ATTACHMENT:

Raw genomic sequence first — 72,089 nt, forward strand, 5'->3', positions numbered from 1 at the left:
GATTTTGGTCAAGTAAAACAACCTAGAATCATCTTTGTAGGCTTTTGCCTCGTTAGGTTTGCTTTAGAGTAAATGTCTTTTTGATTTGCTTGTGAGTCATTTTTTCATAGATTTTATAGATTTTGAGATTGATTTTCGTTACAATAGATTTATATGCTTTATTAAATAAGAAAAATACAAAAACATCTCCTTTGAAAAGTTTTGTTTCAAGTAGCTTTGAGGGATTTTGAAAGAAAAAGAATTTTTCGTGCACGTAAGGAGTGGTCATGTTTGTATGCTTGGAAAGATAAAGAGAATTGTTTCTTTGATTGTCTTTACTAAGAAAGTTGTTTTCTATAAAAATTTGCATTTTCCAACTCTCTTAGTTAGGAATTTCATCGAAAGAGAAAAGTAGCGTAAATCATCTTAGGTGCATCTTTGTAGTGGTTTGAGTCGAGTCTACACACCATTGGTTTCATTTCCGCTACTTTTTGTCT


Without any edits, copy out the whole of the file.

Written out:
Raw genomic sequence first — 72,089 nt, forward strand, 5'->3', positions numbered from 1 at the left:
GATTTTGGTCAAGTAAAACAACCTAGAATCATCTTTGTAGGCTTTTGCCTCGTTAGGTTTGCTTTAGAGTAAATGTCTTTTTGATTTGCTTGTGAGTCATTTTTTCATAGATTTTATAGATTTTGAGATTGATTTTCGTTACAATAGATTTATATGCTTTATTAAATAAGAAAAATACAAAAACATCTCCTTTGAAAAGTTTTGTTTCAAGTAGCTTTGAGGGATTTTGAAAGAAAAAGAATTTTTCGTGCACGTAAGGAGTGGTCATGTTTGTATGCTTGGAAAGATAAAGAGAATTGTTTCTTTGATTGTCTTTACTAAGAAAGTTGTTTTCTATAAAAATTTGCATTTTCCAACTCTCTTAGTTAGGAATTTCATCGAAAGAGAAAAGTAGCGTAAATCATCTTAGGTGCATCTTTGTAGTGGTTTGAGTCGAGTCTACACACCATTGGTTTCATTTCCGCTACTTTTTGTCT